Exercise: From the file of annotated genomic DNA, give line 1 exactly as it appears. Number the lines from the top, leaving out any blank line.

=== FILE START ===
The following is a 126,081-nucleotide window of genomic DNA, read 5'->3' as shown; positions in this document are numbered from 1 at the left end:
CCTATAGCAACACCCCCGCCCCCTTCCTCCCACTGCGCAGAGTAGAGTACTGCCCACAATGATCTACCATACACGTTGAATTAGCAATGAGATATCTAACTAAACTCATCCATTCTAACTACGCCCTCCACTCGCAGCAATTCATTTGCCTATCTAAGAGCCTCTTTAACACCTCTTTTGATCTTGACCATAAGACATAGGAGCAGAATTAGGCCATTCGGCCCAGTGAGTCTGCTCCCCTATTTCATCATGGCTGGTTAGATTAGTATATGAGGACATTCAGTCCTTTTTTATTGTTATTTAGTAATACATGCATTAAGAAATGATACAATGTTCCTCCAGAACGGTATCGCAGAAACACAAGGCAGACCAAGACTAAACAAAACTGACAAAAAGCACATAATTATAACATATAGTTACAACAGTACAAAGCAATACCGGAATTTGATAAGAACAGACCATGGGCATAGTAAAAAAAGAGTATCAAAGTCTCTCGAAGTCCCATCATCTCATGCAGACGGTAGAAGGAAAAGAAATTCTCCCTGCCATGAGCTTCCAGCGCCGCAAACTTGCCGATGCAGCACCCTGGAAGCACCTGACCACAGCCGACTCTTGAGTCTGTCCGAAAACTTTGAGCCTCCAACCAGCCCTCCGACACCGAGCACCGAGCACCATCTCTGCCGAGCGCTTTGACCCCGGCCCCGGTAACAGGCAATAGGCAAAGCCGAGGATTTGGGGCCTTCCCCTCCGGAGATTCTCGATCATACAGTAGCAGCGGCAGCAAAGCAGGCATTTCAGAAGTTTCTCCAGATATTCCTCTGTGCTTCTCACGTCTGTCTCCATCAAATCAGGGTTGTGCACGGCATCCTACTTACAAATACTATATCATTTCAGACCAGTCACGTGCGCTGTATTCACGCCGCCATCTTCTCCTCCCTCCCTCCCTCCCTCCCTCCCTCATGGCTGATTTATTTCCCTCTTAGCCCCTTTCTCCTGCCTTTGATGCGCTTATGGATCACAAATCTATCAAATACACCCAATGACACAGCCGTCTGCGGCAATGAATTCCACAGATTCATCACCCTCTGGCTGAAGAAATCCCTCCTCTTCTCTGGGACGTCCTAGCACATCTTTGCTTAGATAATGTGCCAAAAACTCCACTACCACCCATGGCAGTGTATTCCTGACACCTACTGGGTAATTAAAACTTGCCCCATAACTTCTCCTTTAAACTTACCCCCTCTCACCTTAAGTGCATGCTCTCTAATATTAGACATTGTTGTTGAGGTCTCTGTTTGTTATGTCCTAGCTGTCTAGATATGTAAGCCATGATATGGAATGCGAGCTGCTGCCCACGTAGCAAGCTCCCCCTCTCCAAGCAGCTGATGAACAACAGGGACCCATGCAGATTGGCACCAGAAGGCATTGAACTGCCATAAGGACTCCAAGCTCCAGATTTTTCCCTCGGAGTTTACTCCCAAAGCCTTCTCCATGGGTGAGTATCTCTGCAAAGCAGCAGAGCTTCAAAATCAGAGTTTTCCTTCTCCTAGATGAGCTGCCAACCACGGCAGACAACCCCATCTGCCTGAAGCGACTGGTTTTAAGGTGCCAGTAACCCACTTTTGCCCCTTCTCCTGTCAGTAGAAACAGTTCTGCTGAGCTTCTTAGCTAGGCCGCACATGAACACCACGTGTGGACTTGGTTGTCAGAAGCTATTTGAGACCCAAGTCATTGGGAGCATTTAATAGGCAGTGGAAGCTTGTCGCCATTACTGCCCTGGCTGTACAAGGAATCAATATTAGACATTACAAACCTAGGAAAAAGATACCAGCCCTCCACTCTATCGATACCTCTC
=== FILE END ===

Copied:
The following is a 126,081-nucleotide window of genomic DNA, read 5'->3' as shown; positions in this document are numbered from 1 at the left end: